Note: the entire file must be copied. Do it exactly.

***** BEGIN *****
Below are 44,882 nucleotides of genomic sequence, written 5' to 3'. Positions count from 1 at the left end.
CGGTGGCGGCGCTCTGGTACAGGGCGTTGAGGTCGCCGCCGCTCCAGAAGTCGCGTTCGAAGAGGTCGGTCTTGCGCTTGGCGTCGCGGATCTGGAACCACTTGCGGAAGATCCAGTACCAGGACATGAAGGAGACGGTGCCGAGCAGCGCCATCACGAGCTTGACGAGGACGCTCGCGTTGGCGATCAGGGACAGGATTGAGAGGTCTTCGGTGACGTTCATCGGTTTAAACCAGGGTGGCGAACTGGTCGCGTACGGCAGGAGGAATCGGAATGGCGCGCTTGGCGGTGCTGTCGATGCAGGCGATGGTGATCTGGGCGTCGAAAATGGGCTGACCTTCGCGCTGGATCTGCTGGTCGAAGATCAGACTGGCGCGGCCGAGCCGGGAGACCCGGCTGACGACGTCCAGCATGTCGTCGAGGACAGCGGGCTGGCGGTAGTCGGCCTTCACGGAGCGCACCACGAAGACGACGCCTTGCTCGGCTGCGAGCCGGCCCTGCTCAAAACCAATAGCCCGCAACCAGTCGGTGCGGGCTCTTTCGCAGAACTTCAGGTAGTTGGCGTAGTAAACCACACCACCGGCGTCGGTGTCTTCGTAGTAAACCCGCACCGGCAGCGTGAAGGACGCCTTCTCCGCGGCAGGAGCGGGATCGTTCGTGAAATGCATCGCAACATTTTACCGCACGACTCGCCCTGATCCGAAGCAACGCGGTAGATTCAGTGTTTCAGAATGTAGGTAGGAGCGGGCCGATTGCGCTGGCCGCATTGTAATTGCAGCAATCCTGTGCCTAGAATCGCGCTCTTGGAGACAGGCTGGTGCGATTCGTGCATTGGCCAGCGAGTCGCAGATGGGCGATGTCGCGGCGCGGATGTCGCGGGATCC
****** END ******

Below are 44,882 nucleotides of genomic sequence, written 5' to 3'. Positions count from 1 at the left end.
CGGTGGCGGCGCTCTGGTACAGGGCGTTGAGGTCGCCGCCGCTCCAGAAGTCGCGTTCGAAGAGGTCGGTCTTGCGCTTGGCGTCGCGGATCTGGAACCACTTGCGGAAGATCCAGTACCAGGACATGAAGGAGACGGTGCCGAGCAGCGCCATCACGAGCTTGACGAGGACGCTCGCGTTGGCGATCAGGGACAGGATTGAGAGGTCTTCGGTGACGTTCATCGGTTTAAACCAGGGTGGCGAACTGGTCGCGTACGGCAGGAGGAATCGGAATGGCGCGCTTGGCGGTGCTGTCGATGCAGGCGATGGTGATCTGGGCGTCGAAAATGGGCTGACCTTCGCGCTGGATCTGCTGGTCGAAGATCAGACTGGCGCGGCCGAGCCGGGAGACCCGGCTGACGACGTCCAGCATGTCGTCGAGGACAGCGGGCTGGCGGTAGTCGGCCTTCACGGAGCGCACCACGAAGACGACGCCTTGCTCGGCTGCGAGCCGGCCCTGCTCAAAACCAATAGCCCGCAACCAGTCGGTGCGGGCTCTTTCGCAGAACTTCAGGTAGTTGGCGTAGTAAACCACACCACCGGCGTCGGTGTCTTCGTAGTAAACCCGCACCGGCAGCGTGAAGGACGCCTTCTCCGCGGCAGGAGCGGGATCGTTCGTGAAATGCATCGCAACATTTTACCGCACGACTCGCCCTGATCCGAAGCAACGCGGTAGATTCAGTGTTTCAGAATGTAGGTAGGAGCGGGCCGATTGCGCTGGCCGCATTGTAATTGCAGCAATCCTGTGCCTAGAATCGCGCTCTTGGAGACAGGCTGGTGCGATTCGTGCATTGGCCAGCGAGTCGCAGATGGGCGATGTCGCGGCGCGGATGTCGCGGGATCC